hdac0: nid 22 0x411111f0 as 15 seq	 0    Speaker  None jack 1 loc	1 color	  Black misc 1
     hdac0: nid 23 0x411111f0 as 15 seq	 0    Speaker  None jack 1 loc	1 color	  Black misc 1
     hdac0: nid 24 0x01a19830 as  3 seq	 0	  Mic  Jack jack 1 loc	1 color	   Pink misc 8
     hdac0: nid 25 0x02a1983f as  3 seq 15	  Mic  Jack jack 1 loc	2 color	   Pink misc 8
     hdac0: nid 26 0x01813031 as  3 seq	 1    Line-in  Jack jack 1 loc	1 color	   Blue misc 0
     hdac0: nid 27 0x0221401f as  1 seq 15 Headphones  Jack jack 1 loc	2 color	  Green misc 0
     hdac0: nid 28 0x411111f0 as 15 seq	 0    Speaker  None jack 1 loc	1 color	  Black misc 1
     hdac0: nid 30 0x411111f0 as 15 seq	 0    Speaker  None jack 1 loc	1 color	  Black misc 1
     hdac0: nid 31 0x411111f0 as 15 seq	 0    Speaker  None jack 1 loc	1 color	  Black misc 1

     Here we can see, that the nodes with ID (nid) 25 and 27 are front panel
     connectors (Jack, loc 2), nids 20, 24 and 26 are rear panel connectors
     (Jack, loc 1) and nid 21 is a built-in speaker (Fixed, loc 25).  Pins
     with nids 22, 23, 28, 30 and 31 will be disabled by driver due to "None"
     connectivity. So the pin count and description matches to connectors that
     we have.

     Using association (as) and sequence (seq) fields values pins are grouped
     into 3 associations:

     hdac0: Association 0 (1) out:
     hdac0:   Pin nid=21 seq=0
     hdac0:   Pin nid=27 seq=15
     hdac0: Association 1 (2) out:
     hdac0:   Pin nid=20 seq=0
     hdac0: Association 2 (3) in:
     hdac0:   Pin nid=24 seq=0
     hdac0:   Pin nid=26 seq=1
     hdac0:   Pin nid=25 seq=15

     Each pcm(4) device uses two associations: one for playback and one for
     recording.	 Associations processed and assigned to pcm(4) devices in
     increasing numerical order.  In this case association #0 (1) will become
     pcm0 device playback, using the internal speakers and Headphones jack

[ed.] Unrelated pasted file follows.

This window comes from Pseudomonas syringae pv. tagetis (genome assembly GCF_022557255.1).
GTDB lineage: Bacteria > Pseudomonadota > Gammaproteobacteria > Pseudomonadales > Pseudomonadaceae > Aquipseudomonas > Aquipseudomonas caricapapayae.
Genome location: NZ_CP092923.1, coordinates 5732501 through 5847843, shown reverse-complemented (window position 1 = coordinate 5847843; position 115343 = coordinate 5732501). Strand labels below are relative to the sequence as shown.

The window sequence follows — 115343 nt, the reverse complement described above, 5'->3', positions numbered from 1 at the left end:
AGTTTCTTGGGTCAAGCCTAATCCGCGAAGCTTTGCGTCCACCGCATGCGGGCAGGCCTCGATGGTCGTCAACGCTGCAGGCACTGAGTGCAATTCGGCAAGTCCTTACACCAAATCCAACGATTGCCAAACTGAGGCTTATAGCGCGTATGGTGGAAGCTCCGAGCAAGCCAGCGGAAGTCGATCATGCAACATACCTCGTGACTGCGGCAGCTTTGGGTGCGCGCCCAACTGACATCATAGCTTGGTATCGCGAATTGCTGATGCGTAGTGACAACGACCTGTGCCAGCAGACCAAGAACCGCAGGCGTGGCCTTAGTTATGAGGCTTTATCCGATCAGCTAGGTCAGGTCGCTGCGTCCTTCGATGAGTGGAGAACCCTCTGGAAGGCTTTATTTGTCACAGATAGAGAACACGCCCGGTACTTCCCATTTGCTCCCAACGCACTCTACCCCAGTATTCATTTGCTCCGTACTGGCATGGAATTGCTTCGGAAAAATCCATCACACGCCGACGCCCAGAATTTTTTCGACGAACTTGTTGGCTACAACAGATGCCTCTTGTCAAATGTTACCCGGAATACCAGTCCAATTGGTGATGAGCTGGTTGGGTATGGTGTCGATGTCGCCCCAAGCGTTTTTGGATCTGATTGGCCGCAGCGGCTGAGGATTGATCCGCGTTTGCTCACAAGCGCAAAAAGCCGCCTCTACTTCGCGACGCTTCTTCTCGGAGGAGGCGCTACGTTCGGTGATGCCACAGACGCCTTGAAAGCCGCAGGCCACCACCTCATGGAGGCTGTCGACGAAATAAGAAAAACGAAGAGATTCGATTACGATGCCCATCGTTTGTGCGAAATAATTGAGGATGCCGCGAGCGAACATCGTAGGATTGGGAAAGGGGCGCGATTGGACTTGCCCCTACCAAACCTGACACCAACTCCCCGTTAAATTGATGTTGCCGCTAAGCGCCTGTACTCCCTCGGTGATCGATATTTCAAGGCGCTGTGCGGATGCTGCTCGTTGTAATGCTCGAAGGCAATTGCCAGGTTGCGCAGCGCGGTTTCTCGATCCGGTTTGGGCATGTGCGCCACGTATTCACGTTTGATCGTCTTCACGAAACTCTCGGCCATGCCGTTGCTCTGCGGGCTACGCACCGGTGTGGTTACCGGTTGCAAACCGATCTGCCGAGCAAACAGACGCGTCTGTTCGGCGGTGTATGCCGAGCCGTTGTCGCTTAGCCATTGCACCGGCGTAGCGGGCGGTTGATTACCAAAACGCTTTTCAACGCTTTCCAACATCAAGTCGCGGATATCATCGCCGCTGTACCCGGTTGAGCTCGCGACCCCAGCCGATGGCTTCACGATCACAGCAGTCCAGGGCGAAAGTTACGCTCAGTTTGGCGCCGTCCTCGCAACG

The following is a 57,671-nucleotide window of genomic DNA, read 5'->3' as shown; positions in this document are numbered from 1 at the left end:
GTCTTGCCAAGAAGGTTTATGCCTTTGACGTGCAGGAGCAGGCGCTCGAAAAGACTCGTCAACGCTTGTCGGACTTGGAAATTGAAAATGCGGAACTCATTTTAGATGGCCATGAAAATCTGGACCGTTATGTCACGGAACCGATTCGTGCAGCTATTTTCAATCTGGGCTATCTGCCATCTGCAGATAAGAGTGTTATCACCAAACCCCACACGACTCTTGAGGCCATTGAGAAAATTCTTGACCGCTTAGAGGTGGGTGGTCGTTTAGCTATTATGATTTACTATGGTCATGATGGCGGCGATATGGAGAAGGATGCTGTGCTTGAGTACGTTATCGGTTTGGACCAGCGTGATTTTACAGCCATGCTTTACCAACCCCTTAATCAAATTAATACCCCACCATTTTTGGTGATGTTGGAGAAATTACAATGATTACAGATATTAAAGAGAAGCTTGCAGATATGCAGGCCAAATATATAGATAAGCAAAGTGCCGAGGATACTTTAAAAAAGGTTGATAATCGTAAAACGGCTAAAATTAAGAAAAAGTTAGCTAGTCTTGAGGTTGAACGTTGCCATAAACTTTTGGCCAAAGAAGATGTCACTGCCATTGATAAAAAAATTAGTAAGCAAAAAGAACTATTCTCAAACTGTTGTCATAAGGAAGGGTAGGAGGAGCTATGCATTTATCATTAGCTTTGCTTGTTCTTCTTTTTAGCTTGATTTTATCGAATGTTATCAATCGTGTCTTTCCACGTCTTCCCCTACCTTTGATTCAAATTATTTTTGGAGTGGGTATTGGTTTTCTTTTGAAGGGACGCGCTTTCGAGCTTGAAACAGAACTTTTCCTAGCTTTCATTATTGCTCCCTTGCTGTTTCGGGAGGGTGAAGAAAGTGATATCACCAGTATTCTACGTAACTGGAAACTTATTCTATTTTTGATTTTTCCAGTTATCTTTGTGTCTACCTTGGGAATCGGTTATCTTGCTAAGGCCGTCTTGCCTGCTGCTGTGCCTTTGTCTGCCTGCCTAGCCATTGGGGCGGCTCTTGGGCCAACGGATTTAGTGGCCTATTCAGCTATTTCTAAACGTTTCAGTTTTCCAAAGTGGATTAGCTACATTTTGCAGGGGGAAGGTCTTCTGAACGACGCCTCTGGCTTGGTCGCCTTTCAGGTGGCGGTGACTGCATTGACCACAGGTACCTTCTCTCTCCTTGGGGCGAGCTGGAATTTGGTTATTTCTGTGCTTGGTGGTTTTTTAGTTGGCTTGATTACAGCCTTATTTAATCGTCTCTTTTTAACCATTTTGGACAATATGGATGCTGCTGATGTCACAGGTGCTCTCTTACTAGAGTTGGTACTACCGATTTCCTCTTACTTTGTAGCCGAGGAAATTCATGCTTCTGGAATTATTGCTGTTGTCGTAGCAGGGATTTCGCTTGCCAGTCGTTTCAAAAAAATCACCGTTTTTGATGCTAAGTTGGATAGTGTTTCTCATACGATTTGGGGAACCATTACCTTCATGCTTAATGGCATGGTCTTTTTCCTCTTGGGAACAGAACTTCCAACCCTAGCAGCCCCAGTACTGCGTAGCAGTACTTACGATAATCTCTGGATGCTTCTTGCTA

with speaker automute on the headphones jack connection.  Association #1
     (2) will become pcm1 playback, using the Line-out jack.  Association #2
     (3) will become pcm0 recording, using the external microphones and the
     Line-in jack.

     The snd_hda driver provides extensive verbose messages to diagnose its
     operation logic and describe its current codec configuration.

     Using device.hints(5) it is possible to modify the configuration of the
     existing pins, allowing a broad range of different audio setups.  Here
     are a few examples of some setups possible for this particular hardware:

   Example 1
     Setting the device.hints(5) options


     will swap line-out and speaker functions.	So the pcm0 device will play
     to the line-out and headphones jacks. Line-out will be muted on the head‐
     phones jack connection.  Recording on pcm0 will go from two external
     microphones and line-in jacks.  pcm1 playback will go to the internal

   Example 2
     Setting the device.hints(5) options

     hint.hdac.0.cad0.nid20.config="as=1 seq=15 device=Headphones"
     hint.hdac.0.cad0.nid27.config="as=2 seq=0"
     hint.hdac.0.cad0.nid25.config="as=4 seq=0"

     will split the headphones and one of the microphones to a separate
     device.  The pcm0 device will play to the internal speaker and to the
     line-out jack, with speaker automute on the line-out jack connection.
     Recording on pcm0 will use input from one external microphone and the
     line-in jacks.  The pcm1 device will be completely dedicated to a headset
     (headphones and mic) connected to the front connectors.

   Example 3
     Setting the device.hints(5) options

     hint.hdac.0.cad0.nid20.config="as=1 seq=0"
     hint.hdac.0.cad0.nid26.config="as=2 seq=0"
     hint.hdac.0.cad0.nid27.config="as=3 seq=0"
     hint.hdac.0.cad0.nid25.config="as=4 seq=0"
     hint.hdac.0.cad0.nid24.config="as=5 seq=0 device=Line-out"
     hint.hdac.0.cad0.nid21.config="as=6 seq=0"

     will give 4 independent devices: pcm0 (line-out and line-in), pcm1
     (headphones and mic), pcm2 (additional line-out via retasked rear mic
     jack), and pcm3 (internal speaker).

   Example 4
     Setting the device.hints(5) options

     hint.hdac.0.cad0.nid20.config="as=1 seq=0"
     hint.hdac.0.cad0.nid24.config="as=1 seq=1 device=Line-out"